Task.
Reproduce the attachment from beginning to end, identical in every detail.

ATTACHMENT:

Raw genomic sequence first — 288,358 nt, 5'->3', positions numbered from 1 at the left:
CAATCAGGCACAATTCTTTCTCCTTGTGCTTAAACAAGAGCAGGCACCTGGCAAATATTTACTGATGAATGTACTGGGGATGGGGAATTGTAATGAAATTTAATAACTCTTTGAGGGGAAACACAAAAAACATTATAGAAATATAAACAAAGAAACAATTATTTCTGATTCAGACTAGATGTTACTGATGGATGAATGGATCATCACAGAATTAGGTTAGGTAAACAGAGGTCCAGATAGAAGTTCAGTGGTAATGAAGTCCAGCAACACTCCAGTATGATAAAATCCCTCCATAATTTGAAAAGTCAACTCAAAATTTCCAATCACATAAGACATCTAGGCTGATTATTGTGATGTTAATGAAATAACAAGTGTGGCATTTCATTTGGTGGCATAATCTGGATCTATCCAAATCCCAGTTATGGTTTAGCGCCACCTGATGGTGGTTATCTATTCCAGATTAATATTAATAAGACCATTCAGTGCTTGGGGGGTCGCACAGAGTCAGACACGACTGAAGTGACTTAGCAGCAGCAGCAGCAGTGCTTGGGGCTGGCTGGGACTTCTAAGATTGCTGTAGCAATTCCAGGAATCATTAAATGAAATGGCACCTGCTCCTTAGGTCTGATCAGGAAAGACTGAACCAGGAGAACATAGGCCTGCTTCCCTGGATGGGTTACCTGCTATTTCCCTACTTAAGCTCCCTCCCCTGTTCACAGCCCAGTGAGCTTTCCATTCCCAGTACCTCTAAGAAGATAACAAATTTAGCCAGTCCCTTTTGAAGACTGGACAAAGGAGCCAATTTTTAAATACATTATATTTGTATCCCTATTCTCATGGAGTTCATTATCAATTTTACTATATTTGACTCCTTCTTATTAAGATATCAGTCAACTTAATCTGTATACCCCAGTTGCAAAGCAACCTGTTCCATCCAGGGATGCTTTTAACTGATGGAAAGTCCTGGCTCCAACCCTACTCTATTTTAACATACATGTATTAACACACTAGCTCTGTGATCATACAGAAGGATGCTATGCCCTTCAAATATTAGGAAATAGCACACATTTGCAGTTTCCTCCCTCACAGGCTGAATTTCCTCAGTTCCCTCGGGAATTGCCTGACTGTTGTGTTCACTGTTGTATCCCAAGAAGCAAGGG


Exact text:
Raw genomic sequence first — 288,358 nt, 5'->3', positions numbered from 1 at the left:
CAATCAGGCACAATTCTTTCTCCTTGTGCTTAAACAAGAGCAGGCACCTGGCAAATATTTACTGATGAATGTACTGGGGATGGGGAATTGTAATGAAATTTAATAACTCTTTGAGGGGAAACACAAAAAACATTATAGAAATATAAACAAAGAAACAATTATTTCTGATTCAGACTAGATGTTACTGATGGATGAATGGATCATCACAGAATTAGGTTAGGTAAACAGAGGTCCAGATAGAAGTTCAGTGGTAATGAAGTCCAGCAACACTCCAGTATGATAAAATCCCTCCATAATTTGAAAAGTCAACTCAAAATTTCCAATCACATAAGACATCTAGGCTGATTATTGTGATGTTAATGAAATAACAAGTGTGGCATTTCATTTGGTGGCATAATCTGGATCTATCCAAATCCCAGTTATGGTTTAGCGCCACCTGATGGTGGTTATCTATTCCAGATTAATATTAATAAGACCATTCAGTGCTTGGGGGGTCGCACAGAGTCAGACACGACTGAAGTGACTTAGCAGCAGCAGCAGCAGTGCTTGGGGCTGGCTGGGACTTCTAAGATTGCTGTAGCAATTCCAGGAATCATTAAATGAAATGGCACCTGCTCCTTAGGTCTGATCAGGAAAGACTGAACCAGGAGAACATAGGCCTGCTTCCCTGGATGGGTTACCTGCTATTTCCCTACTTAAGCTCCCTCCCCTGTTCACAGCCCAGTGAGCTTTCCATTCCCAGTACCTCTAAGAAGATAACAAATTTAGCCAGTCCCTTTTGAAGACTGGACAAAGGAGCCAATTTTTAAATACATTATATTTGTATCCCTATTCTCATGGAGTTCATTATCAATTTTACTATATTTGACTCCTTCTTATTAAGATATCAGTCAACTTAATCTGTATACCCCAGTTGCAAAGCAACCTGTTCCATCCAGGGATGCTTTTAACTGATGGAAAGTCCTGGCTCCAACCCTACTCTATTTTAACATACATGTATTAACACACTAGCTCTGTGATCATACAGAAGGATGCTATGCCCTTCAAATATTAGGAAATAGCACACATTTGCAGTTTCCTCCCTCACAGGCTGAATTTCCTCAGTTCCCTCGGGAATTGCCTGACTGTTGTGTTCACTGTTGTATCCCAAGAAGCAAGGG